All that fretting over the details isn’t lost on eaters. Because the dough ferments for longer than normal, it is actually more easily digested, even for those with celiac disease.

It also has a complexity of taste, as so many things do the longer you let them sit.

Josh’s passion and excitement to talk pizza washed over me, even as a conscientious eater averse to carb overloads.

Having lived in Italy for a year and half and regularly ignored my usual dietary reservations, I remember how great the pizza was. I had my favorite, from a neighborhood spot, which I’d pick up on the way home from school if the day had been particularly stressful.

Like le pizze, just about everything consumable is better in Italy, from a freshness and quality measure. The gelato, espresso, and cheese here just don’t compare.

Josh and I also bonded over an appreciation for produce seasonality, which so many people forget is as natural as summer thunderstorms. In recent years, we’ve cultivated an expectation for strawberries in the fall and mandarins in the summer, but that isn’t their natural season for ripeness and harvesting.

Italians are far better at respecting Mother Nature, and eating fruits and vegetables according to their best season, rather than subscribing to an attitude of “everything all the time.”

Anyway, back in Tampa, I ordered La Bestia pizza from Ava at Heights Public Market one night after yoga, and enjoyed all its chewy textures and simple but exquisite flavors. It actually tasted like Italian pizza, not overloaded with toppings, but curated down to a short list of punchy ingredients, made fresh.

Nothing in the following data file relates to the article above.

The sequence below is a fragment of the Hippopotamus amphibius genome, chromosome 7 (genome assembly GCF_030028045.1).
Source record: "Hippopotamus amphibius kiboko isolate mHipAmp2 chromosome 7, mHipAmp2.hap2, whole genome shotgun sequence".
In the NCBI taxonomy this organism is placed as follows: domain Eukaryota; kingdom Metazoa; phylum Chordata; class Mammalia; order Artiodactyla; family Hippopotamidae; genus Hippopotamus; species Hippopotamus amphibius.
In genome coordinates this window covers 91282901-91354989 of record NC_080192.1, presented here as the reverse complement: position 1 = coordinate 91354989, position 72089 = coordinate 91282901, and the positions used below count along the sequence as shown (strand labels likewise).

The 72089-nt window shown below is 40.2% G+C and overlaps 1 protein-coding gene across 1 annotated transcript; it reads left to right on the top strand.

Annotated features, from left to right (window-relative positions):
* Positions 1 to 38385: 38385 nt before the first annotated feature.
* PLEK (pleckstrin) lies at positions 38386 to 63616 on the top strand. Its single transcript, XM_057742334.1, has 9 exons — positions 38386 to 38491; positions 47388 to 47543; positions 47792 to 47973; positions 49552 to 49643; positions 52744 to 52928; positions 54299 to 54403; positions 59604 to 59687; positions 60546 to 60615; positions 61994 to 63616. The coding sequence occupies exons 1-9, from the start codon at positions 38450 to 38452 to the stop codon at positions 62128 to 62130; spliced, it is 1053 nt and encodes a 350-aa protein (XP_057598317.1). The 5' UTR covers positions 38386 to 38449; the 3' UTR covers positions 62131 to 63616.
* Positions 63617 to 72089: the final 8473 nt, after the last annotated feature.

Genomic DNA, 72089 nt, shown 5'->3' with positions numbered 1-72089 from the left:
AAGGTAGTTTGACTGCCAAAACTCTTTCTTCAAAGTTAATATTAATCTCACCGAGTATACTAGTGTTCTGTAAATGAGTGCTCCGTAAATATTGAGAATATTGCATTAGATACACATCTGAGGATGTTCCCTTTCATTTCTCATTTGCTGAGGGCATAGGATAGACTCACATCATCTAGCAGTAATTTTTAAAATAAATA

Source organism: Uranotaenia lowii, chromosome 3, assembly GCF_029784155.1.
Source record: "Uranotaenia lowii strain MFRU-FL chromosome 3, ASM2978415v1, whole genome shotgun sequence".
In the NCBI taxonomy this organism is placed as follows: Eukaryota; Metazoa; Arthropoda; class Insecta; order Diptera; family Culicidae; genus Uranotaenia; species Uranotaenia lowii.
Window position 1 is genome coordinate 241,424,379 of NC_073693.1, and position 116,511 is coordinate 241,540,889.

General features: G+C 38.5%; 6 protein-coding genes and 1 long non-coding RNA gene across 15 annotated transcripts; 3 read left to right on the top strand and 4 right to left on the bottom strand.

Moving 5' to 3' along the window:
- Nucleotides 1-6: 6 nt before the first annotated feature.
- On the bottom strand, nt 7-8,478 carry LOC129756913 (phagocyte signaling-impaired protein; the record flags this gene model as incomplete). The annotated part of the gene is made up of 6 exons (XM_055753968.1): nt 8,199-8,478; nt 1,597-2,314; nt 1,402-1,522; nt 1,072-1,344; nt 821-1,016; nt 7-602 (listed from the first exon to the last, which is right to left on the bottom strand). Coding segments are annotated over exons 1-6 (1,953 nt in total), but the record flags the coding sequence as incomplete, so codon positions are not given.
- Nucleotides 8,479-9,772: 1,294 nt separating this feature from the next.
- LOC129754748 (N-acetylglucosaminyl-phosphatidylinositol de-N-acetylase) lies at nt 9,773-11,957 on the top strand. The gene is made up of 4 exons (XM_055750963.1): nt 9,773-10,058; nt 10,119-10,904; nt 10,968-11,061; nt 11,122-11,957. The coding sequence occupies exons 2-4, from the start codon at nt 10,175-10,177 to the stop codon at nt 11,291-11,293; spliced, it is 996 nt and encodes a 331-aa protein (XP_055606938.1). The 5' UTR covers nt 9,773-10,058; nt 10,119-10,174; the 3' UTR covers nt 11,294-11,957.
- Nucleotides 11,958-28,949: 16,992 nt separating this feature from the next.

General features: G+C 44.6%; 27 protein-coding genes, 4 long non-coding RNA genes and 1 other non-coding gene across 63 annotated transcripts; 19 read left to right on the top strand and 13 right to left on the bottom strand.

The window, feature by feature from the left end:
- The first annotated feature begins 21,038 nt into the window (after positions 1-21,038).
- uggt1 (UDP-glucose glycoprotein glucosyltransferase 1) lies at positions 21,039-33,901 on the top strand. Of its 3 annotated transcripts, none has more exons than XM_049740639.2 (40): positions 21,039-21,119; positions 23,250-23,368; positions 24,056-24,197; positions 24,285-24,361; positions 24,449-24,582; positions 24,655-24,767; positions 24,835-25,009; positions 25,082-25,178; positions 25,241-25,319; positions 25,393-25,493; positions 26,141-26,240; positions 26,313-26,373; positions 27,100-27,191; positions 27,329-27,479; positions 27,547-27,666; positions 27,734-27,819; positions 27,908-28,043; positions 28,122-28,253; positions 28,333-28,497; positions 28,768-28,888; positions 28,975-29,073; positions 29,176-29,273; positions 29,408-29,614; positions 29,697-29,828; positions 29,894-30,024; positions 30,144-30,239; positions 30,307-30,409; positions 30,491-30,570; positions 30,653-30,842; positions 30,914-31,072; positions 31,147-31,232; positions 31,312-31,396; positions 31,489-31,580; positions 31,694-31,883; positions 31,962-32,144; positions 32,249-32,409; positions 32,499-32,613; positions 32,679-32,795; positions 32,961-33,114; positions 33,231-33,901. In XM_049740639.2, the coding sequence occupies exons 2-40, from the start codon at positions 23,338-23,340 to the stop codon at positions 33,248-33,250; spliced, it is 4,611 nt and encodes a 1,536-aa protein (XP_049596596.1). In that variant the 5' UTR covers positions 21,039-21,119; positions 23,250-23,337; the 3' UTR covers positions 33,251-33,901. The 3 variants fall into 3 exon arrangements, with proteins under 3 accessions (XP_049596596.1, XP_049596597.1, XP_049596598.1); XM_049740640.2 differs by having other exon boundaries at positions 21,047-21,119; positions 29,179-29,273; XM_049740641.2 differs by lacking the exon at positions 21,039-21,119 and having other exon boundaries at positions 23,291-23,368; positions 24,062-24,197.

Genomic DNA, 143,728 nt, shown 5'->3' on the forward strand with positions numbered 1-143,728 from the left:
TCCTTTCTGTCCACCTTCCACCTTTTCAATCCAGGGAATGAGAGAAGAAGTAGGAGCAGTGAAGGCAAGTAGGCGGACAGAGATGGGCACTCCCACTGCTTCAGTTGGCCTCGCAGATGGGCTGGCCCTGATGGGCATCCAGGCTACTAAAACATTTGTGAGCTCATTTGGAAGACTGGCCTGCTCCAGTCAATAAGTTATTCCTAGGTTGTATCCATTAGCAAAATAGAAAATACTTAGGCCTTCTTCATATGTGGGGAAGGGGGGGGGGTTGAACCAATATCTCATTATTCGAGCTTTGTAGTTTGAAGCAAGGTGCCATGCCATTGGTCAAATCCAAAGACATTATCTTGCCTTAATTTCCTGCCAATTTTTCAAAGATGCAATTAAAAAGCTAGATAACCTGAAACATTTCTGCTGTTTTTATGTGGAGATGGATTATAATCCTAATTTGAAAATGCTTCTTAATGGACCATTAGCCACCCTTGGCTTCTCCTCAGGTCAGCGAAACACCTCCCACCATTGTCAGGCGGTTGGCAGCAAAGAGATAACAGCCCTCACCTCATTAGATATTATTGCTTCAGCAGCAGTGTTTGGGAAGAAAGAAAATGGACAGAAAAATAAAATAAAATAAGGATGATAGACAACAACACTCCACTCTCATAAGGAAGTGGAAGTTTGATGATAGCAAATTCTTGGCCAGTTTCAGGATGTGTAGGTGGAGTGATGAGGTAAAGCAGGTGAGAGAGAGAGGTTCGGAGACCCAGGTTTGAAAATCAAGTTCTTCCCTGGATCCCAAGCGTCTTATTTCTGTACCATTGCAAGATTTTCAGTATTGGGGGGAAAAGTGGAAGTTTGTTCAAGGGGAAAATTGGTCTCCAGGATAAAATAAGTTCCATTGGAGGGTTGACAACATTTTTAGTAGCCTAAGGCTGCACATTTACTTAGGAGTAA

Not everyone is so on-board with Neapolitan pizza, where the focal point is the dough. In America, we’re used to the dough as the vessel for more toppings. We’ve allowed the dough to become a vaguely tasteless, spongy or flat, often burnt-tasting means to an end.

“A guy came to me and complained that he hadn’t received what he ordered (even though he just expected something different-looking from what he ordered). I told him to at least try it, and if he still wanted me to remake it, I’d make him anything he wanted.

He came back twenty minutes later, and told me it was the best pizza he’d ever had in his life.”

There might have been a tear in Josh Hernandez’s eye when he relayed that story. (He’ll laugh when he reads that.)

It’s clear he loves what he does, and has found his flow. The vibe in the Ava stall is one of commitment, among the young prep and line cooks. They’re learning the legit processes to make real pizza, the importance of all the steps, and a sense of purpose when presenting this very unique product to a wider audience.

Josh also understands the realities of business. “There is no ideal situation where the chef is an artist and doesn’t adjust to match customer expectations.”

It’s a mixture of vision, education, and making reasonable modifications necessary to stay in business. But please, don’t ask for pepperoni on your pizza! “Peperone” in Italian actually means sweet or bell pepper.

If you haven’t been by Ava to indulge in some excellent pizza, you’re missing out.

-Alex English